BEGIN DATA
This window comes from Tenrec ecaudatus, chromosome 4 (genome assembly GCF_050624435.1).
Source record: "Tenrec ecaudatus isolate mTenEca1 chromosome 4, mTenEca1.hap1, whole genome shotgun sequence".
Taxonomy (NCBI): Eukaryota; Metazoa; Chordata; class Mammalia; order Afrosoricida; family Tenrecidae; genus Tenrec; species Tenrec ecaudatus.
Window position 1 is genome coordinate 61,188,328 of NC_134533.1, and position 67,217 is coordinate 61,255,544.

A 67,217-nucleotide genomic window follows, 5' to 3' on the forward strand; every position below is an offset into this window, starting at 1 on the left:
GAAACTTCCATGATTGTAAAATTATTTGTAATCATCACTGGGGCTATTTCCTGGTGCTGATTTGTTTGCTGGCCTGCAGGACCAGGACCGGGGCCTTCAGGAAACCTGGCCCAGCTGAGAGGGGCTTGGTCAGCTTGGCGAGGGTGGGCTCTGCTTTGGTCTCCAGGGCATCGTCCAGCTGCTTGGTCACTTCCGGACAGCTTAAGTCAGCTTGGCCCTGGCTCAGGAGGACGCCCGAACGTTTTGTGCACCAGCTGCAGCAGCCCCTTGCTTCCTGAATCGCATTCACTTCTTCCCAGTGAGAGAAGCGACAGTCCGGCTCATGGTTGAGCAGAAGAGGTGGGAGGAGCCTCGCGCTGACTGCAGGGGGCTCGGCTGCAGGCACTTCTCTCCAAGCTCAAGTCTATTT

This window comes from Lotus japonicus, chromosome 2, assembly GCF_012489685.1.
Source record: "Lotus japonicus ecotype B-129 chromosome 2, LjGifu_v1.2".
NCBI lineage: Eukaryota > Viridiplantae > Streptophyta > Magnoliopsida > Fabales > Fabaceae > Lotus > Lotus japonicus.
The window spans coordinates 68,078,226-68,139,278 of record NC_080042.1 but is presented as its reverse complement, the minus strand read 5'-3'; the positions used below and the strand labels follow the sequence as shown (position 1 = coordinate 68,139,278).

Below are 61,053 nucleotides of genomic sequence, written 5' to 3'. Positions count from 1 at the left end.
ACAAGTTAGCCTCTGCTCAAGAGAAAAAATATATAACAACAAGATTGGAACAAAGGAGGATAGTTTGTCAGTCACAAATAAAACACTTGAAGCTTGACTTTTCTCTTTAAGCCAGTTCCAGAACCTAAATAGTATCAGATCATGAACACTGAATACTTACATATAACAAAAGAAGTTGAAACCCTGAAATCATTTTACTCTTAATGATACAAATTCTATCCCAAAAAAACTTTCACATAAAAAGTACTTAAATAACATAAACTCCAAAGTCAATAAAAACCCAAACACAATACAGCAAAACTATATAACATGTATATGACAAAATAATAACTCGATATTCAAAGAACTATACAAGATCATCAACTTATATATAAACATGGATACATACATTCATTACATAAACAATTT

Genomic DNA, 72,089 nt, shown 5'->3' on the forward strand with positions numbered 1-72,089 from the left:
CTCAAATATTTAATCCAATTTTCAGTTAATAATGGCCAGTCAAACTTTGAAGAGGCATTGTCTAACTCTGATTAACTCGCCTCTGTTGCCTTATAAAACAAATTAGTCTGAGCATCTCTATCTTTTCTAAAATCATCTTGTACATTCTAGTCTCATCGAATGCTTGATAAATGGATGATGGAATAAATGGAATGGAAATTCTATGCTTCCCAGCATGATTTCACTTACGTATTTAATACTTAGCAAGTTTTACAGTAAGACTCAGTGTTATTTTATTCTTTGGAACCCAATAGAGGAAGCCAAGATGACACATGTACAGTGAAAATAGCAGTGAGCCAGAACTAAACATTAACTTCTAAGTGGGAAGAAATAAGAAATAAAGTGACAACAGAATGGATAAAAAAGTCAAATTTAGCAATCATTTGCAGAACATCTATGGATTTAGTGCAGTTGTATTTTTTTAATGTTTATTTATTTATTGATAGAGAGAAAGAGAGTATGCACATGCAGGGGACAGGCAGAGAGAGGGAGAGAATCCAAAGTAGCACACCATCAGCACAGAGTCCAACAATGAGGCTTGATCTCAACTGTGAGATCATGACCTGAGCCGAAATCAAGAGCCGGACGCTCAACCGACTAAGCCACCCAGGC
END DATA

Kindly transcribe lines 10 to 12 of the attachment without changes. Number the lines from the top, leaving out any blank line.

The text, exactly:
The window spans coordinates 68,078,226-68,139,278 of record NC_080042.1 but is presented as its reverse complement, the minus strand read 5'-3'; the positions used below and the strand labels follow the sequence as shown (position 1 = coordinate 68,139,278).

Below are 61,053 nucleotides of genomic sequence, written 5' to 3'. Positions count from 1 at the left end.
ACAAGTTAGCCTCTGCTCAAGAGAAAAAATATATAACAACAAGATTGGAACAAAGGAGGATAGTTTGTCAGTCACAAATAAAACACTTGAAGCTTGACTTTTCTCTTTAAGCCAGTTCCAGAACCTAAATAGTATCAGATCATGAACACTGAATACTTACATATAACAAAAGAAGTTGAAACCCTGAAATCATTTTACTCTTAATGATACAAATTCTATCCCAAAAAAACTTTCACATAAAAAGTACTTAAATAACATAAACTCCAAAGTCAATAAAAACCCAAACACAATACAGCAAAACTATATAACATGTATATGACAAAATAATAACTCGATATTCAAAGAACTATACAAGATCATCAACTTATATATAAACATGGATACATACATTCATTACATAAACAATTT